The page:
PloS one 2016 Oct 2511(10) e0165111 doi 10.1371/journal.pone.0165111
The relationship between dyspnea and incident heart failure (HF) and myocardial infarction (MI) among patients without previously diagnosed cardiopulmonary disease is unclear. We studied the prognostic relevance of self-reported dyspnea for cardiovascular outcomes and all-cause mortality in persons without previously diagnosed cardiopulmonary disease.
METHODS AND RESULTS
We studied 10 881 community-dwelling participants (mean age 57±6, 56% women, 25% black) who were free of prevalent cardiopulmonary disease from Atherosclerosis Risk in Communities Study. Dyspnea status at study entry using the modified Medical Research Council (mMRC) scale. The primary outcomes were time to HF, MI or all-cause death. Dyspnea prevalence was 22%, and was mild (mMRC grade 1 or 2) in 21% and moderate-to-severe (mMRC 3 or 4) in 1%. The main correlates of dyspnea were older age, female sex, higher BMI and active smoking. Over a follow-up of 19±5 years, greater self-reported dyspnea severity was associated with worse prognosis. Mild dyspnea was associated with significantly heightened risk of HF (adjusted Hazard Ratio, HR,1.30; 95% CI: 1.16-1.46), MI (adjusted HR 1.34; 95%CI: 1.20-1.50), and death (adjusted HR 1.16; 95%CI: 1.06-1.26), with moderate/severe dyspnea associated with an even greater risk (adjusted HR 2.14, 95%CI: 1.59-2.89; 1.93, 95%CI: 1.41-2.56; 1.96, 95%CI: 1.55-2.48, respectively).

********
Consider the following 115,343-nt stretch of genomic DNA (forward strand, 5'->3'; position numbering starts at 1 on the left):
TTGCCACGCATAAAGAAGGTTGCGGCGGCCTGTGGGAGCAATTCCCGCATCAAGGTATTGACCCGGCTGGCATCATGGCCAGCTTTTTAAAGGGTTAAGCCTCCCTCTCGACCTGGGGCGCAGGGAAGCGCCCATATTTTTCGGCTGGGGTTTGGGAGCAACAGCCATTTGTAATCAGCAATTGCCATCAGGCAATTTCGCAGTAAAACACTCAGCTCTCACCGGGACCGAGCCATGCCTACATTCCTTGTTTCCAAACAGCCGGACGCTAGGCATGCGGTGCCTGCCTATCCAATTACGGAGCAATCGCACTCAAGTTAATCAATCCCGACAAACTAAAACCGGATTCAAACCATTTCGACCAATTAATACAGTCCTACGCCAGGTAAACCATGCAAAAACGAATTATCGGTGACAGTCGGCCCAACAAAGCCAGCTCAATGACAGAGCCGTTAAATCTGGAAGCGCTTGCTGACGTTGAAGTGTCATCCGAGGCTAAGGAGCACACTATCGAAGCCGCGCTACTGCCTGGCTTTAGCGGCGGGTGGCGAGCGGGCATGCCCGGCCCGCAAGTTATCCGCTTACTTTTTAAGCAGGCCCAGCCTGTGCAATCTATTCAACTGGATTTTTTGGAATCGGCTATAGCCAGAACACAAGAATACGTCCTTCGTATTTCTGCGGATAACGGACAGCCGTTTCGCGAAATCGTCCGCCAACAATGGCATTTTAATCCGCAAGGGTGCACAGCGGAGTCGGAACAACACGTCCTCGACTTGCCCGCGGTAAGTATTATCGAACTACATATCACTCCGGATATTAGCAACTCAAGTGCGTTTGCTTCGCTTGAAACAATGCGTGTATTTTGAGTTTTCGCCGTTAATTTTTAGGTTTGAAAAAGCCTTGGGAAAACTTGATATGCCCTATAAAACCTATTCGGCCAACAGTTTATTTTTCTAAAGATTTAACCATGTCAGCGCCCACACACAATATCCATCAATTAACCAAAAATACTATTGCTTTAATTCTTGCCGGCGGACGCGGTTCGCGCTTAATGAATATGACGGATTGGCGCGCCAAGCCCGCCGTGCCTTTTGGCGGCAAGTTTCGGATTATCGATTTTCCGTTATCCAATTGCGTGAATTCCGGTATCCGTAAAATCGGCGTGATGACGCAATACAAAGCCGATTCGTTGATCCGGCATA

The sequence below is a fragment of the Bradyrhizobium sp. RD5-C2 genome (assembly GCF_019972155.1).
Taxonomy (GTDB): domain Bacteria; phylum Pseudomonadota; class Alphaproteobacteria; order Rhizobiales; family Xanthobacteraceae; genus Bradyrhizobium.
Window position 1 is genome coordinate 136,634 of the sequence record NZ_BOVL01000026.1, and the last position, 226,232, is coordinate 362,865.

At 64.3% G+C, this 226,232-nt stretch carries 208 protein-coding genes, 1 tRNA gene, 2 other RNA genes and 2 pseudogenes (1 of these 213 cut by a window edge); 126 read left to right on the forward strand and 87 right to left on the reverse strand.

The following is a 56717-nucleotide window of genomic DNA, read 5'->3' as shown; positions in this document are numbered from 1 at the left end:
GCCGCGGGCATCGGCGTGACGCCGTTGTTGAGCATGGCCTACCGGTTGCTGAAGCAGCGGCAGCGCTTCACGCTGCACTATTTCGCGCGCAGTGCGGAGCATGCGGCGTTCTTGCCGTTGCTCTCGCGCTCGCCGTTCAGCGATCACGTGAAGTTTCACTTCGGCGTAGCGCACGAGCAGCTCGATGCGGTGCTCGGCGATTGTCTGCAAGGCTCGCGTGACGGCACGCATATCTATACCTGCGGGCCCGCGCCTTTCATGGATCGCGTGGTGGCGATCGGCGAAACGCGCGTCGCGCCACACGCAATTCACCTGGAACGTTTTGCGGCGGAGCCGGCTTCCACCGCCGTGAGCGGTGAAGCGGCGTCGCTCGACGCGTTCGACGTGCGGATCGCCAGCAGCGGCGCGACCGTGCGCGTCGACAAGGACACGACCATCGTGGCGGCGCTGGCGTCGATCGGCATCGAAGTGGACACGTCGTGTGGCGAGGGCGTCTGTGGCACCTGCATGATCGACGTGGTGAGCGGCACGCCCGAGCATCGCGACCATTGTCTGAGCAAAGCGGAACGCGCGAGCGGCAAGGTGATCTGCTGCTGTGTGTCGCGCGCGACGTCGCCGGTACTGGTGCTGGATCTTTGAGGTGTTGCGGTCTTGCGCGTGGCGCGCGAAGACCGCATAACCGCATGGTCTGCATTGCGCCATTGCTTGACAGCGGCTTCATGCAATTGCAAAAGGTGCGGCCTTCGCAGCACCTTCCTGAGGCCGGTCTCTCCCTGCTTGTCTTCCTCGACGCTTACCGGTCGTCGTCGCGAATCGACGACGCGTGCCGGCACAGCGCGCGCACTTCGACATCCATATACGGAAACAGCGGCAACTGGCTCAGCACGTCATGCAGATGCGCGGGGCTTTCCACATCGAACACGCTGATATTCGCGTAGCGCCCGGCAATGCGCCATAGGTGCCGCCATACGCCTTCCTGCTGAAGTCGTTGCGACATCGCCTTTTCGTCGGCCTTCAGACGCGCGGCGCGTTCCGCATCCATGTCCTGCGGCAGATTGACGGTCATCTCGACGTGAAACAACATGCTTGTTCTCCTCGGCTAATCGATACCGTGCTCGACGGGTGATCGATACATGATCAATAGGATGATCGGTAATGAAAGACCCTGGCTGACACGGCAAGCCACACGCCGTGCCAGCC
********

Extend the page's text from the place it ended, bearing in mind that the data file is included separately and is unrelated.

In community-dwelling persons free of previously diagnosed cardiopulmonary disease, self-reported dyspnea is common and, even when of mild intensity, it is independently associated with a greater risk of incident HF, MI, and death. Our data emphasize the prognostic importance of even mild self-reported dyspnea for cardiovascular outcomes.